The Fannie Mae Home Purchase Sentiment Index (HPSI) recorded a 3.3-point uptick from February to March to 61.3, but still remained only slightly above its all-time low set from late last year. Year-over-year, the full index is down by 11.9 points.
Fannie Mae reported four of the HPSI’s six components increased month-over-month, most notably those associated with home-selling conditions and consumers’ sense of job security. However, 40% of consumers in March stated this is a bad time to sell a home, down from 44% in February, while 21% were concerned about losing their job in the next 12 months, down from 24% in the previous month. And the percentage of respondents who predicted mortgage rates will go down in the next 12 months decreased from 15% to 12%, while the percentage who expected mortgage rates to go up decreased from 55% to 51%.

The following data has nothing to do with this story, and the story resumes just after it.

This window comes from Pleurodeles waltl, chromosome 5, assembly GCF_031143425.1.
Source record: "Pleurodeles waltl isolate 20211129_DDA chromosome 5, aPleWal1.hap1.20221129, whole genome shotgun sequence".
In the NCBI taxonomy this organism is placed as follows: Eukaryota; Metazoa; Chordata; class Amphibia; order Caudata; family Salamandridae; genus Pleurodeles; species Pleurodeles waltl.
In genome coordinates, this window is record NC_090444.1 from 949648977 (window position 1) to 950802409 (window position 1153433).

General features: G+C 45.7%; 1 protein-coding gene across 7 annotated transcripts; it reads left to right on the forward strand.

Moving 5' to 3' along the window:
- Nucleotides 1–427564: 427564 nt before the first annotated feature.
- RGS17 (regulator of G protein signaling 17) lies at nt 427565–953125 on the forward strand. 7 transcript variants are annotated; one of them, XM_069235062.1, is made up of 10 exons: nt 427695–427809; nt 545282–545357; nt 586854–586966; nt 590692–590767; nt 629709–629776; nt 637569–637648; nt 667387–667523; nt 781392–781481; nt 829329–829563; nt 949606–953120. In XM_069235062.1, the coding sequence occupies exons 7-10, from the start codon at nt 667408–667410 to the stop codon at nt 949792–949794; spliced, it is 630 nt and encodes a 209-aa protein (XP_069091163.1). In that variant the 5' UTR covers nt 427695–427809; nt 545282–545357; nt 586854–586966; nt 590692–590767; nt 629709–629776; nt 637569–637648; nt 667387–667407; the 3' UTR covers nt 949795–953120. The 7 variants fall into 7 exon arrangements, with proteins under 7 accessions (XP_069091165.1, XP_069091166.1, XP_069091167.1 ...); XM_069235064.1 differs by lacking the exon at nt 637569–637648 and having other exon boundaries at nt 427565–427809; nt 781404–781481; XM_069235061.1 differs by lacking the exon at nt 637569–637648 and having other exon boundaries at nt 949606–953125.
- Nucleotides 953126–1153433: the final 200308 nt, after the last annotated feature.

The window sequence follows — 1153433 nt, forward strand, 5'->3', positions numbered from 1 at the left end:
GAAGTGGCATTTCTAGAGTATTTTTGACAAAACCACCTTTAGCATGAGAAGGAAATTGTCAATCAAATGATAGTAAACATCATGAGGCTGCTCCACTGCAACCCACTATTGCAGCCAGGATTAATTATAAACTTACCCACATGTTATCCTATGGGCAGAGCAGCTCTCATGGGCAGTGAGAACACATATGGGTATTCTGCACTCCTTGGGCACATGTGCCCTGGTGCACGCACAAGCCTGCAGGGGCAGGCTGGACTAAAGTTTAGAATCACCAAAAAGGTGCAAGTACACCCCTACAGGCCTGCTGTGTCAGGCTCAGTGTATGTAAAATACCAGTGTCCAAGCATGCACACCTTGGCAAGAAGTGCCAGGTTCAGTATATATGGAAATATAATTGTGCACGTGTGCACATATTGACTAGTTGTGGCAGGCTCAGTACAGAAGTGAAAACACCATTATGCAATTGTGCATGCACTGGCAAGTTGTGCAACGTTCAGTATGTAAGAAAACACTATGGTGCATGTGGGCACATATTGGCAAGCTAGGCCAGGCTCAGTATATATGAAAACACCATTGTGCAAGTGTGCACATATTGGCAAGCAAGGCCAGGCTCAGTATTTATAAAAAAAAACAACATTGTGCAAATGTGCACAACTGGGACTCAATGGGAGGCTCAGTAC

“Despite the recent banking turbulence, the HPSI increased modestly in March, although it still remains near its historical low,” said Mark Palim, Fannie Mae’s vice president and deputy chief economist. “With the spring homebuying season now upon us, a large majority of consumers continue to believe that it’s a bad time to buy a home. Homeowners sharing this belief frequently cited ‘unfavorable mortgage rates’ as the primary reason for their pessimism, further corroborating the often-discussed disincentive – or ‘lock-in effect’ – that many mortgage holders who may be considering moving have toward giving up their lower rates. By contrast, surveyed renters once again indicated that high home prices are their primary concern for buying a home.”